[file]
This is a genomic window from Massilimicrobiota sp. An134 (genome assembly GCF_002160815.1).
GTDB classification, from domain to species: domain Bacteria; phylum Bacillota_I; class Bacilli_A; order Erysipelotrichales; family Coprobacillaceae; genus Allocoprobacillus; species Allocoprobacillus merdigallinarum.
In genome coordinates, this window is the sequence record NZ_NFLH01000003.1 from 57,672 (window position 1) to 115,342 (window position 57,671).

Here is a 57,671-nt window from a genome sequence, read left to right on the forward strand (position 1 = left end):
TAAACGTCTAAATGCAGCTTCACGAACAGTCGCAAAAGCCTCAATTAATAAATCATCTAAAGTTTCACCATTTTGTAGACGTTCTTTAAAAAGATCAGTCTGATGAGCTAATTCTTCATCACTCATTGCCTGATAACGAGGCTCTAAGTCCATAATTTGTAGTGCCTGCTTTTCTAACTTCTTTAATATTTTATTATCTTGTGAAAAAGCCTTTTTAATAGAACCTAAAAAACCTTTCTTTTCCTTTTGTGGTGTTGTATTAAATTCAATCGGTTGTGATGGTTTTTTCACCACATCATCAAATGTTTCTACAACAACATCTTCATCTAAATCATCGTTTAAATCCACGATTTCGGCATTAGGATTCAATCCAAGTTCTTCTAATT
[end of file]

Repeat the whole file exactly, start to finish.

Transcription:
This is a genomic window from Massilimicrobiota sp. An134 (genome assembly GCF_002160815.1).
GTDB classification, from domain to species: domain Bacteria; phylum Bacillota_I; class Bacilli_A; order Erysipelotrichales; family Coprobacillaceae; genus Allocoprobacillus; species Allocoprobacillus merdigallinarum.
In genome coordinates, this window is the sequence record NZ_NFLH01000003.1 from 57,672 (window position 1) to 115,342 (window position 57,671).

Here is a 57,671-nt window from a genome sequence, read left to right on the forward strand (position 1 = left end):
TAAACGTCTAAATGCAGCTTCACGAACAGTCGCAAAAGCCTCAATTAATAAATCATCTAAAGTTTCACCATTTTGTAGACGTTCTTTAAAAAGATCAGTCTGATGAGCTAATTCTTCATCACTCATTGCCTGATAACGAGGCTCTAAGTCCATAATTTGTAGTGCCTGCTTTTCTAACTTCTTTAATATTTTATTATCTTGTGAAAAAGCCTTTTTAATAGAACCTAAAAAACCTTTCTTTTCCTTTTGTGGTGTTGTATTAAATTCAATCGGTTGTGATGGTTTTTTCACCACATCATCAAATGTTTCTACAACAACATCTTCATCTAAATCATCGTTTAAATCCACGATTTCGGCATTAGGATTCAATCCAAGTTCTTCTAATT